Royal Loss: Untimely Deaths, Public and Private Mourning, and the Monarchs Who Never Were

Royal Loss: Untimely Deaths, Public and Private Mourning, and the Monarchs Who Never Were

November 10th 2012

Royal Loss: Untimely deaths, public and private mourning, and the monarchs who never were

November 6th 2012 marks the 400th anniversary of the death of Henry, Prince of Wales, son and heir of James I & VI. Describing the death of the 18 year old prince, Roy Strong remarked that ‘the sense of tragic loss at the time was such that he was to remain for long an ideal monarch England never had’.The anniversary of his death will be marked by an exhibition this winter at the National Portrait Gallery in London, ‘The Lost Prince: The Life and Death of Henry Stuart’. Significantly there is a current display at the NPG which focuses on the life and death of another heir to the throne of England who predeceased their father, Princess Charlotte of Wales. ‘Queens in Waiting: Charlotte and Victoria’, details the life of George IV’s daughter, and the public shock and outpouring of grief at her death in childbirth at the age of 21. It also conveys the dynastic crisis that ensued, as well as the impact of the dead Princess’s legacy upon her eventual successor, Victoria. As the deaths of Prince Henry and Princess Charlotte, as well as that of Princess Diana in modern times, demonstrate, untimely royal deaths have held both political and cultural significance in this country. In fact Royal deaths throughout history in England and elsewhere have resonated on both public and private levels both for contemporaries and succeeding generations. This one-day interdisciplinary conference will explore the rich and diverse topic of Royal death, loss and commemoration, and is open to applications discussing monarchies of any period and cultural and geographical background.Suggested topics may include but are by no means limited to;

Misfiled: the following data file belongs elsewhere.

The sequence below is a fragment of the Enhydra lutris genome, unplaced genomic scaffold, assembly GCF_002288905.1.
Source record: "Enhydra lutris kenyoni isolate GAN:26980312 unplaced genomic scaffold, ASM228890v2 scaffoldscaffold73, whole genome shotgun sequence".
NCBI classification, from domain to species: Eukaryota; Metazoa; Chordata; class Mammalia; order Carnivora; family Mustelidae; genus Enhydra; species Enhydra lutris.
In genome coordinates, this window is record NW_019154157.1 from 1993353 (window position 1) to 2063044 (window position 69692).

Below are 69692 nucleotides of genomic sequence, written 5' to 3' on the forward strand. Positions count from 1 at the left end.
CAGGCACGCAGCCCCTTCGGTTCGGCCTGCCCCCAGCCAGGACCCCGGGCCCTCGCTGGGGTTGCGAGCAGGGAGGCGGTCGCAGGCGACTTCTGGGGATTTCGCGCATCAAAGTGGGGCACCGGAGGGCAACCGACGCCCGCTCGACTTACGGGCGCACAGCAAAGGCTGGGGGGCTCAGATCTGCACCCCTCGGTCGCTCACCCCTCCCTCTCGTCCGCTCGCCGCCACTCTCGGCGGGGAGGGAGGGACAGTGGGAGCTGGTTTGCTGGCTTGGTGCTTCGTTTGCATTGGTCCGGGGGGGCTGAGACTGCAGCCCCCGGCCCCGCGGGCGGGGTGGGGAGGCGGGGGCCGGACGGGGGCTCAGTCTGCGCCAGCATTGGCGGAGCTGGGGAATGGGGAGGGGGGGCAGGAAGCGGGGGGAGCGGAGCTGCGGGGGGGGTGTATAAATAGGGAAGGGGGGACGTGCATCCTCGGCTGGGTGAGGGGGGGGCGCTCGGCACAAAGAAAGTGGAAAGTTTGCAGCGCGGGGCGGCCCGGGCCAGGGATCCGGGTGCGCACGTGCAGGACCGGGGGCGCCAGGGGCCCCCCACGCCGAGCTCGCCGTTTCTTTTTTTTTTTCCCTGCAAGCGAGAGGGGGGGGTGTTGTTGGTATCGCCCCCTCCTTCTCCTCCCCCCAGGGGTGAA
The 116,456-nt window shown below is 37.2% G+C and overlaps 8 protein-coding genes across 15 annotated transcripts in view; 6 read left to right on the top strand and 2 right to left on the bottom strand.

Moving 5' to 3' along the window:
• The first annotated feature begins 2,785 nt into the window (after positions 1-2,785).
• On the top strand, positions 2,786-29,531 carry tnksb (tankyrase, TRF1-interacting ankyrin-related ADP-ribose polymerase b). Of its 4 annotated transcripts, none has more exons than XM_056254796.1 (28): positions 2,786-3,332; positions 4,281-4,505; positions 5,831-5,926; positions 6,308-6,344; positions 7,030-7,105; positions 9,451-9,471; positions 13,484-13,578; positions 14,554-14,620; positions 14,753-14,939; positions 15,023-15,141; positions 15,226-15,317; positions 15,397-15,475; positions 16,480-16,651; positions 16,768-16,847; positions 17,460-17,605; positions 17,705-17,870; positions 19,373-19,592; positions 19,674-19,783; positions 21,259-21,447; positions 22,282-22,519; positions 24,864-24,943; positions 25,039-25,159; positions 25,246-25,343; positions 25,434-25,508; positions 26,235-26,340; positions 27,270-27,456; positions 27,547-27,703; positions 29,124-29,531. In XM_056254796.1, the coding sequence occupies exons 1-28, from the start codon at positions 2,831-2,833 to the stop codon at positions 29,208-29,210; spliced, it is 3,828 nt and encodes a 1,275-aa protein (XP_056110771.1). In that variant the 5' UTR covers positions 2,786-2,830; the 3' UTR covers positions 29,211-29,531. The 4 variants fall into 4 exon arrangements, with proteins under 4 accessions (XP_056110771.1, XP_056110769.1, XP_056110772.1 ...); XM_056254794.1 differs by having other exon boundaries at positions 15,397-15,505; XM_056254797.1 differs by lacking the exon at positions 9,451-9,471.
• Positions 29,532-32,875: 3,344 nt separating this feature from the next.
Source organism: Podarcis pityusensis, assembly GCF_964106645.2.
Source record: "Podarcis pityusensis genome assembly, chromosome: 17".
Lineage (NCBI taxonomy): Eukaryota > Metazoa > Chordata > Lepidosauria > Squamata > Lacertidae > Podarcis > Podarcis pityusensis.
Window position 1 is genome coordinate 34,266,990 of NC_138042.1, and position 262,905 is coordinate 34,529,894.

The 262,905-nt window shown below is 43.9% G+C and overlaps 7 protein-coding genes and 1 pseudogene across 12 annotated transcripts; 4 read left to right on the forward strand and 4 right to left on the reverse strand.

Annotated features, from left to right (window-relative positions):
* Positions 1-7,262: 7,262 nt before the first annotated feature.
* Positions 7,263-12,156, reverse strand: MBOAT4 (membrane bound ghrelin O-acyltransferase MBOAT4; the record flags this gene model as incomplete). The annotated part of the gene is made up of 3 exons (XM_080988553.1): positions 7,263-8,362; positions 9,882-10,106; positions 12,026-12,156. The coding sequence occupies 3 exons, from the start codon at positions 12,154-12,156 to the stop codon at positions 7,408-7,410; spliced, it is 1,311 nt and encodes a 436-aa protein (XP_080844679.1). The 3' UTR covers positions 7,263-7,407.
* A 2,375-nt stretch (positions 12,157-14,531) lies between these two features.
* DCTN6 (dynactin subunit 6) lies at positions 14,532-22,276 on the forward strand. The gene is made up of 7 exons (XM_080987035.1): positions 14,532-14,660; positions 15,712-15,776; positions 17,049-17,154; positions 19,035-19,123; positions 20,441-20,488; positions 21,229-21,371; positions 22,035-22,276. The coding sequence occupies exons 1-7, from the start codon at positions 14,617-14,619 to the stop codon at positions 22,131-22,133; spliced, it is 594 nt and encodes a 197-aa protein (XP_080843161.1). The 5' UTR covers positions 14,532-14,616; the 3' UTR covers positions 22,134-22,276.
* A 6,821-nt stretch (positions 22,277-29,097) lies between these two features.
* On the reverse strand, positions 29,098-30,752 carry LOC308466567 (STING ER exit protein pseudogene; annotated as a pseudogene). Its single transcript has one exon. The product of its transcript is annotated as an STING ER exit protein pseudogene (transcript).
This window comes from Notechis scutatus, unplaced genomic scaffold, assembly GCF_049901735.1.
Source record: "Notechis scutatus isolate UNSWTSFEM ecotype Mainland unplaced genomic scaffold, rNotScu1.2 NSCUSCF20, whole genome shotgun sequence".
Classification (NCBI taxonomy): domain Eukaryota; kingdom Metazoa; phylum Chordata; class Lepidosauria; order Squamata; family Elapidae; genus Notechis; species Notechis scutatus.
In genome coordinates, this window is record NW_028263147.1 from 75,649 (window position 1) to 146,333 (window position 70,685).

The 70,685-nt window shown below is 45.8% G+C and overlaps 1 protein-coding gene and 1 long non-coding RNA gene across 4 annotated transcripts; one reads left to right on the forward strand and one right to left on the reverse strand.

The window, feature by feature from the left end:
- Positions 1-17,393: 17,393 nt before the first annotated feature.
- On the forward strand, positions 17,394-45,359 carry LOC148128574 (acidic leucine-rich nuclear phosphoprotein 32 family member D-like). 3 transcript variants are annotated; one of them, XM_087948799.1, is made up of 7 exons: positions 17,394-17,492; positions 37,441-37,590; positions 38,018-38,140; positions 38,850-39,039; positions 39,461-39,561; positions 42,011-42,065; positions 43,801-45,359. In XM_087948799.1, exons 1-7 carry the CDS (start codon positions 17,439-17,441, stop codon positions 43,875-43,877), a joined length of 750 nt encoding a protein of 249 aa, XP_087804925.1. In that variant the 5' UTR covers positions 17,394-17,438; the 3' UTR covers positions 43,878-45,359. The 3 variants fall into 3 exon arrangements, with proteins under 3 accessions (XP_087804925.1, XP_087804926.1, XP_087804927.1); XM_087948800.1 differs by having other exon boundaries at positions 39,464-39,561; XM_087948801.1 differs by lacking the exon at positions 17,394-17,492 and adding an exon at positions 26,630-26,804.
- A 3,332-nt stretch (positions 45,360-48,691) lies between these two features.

• Royal Funerals
  • Royal mourning and mourners – public and private royal grief
  • Royal memorials (structural, musical artistic or literary) and Funeral monuments
  • Epitaphs and Biographies in response to a royal death
  • The death of royal infants and children
  • The death of an heir to the throne
  • Sudden, unexpected royal death – responses to, and fear of death from acute royal illness
  • Progress and responses to long drawn out royal illness and death
  • Responses to royal assassination
  • Responses to royal execution
  • Feelings of lost hope or potential and ‘what if’ myths of Royal lives that were cut short
  • Royal widows and widowers
  • Commemoration ceremonies - sermons, music, rituals etc.
  • Apportioning blame for a royal death
  • Dynastic and succession crises, precipitated by royal death
  • Perceptions of Royal afterlife – for example apotheosis painting or literature, myths and ghosts, personal and public preparation of a royal individual for an afterlife
  • Portrayals of royal deaths in popular culture and later popular history
  • Forgotten Royal deaths

Proposalsof 300-500 words should be sent to Sarah Betts at by 31st July 2012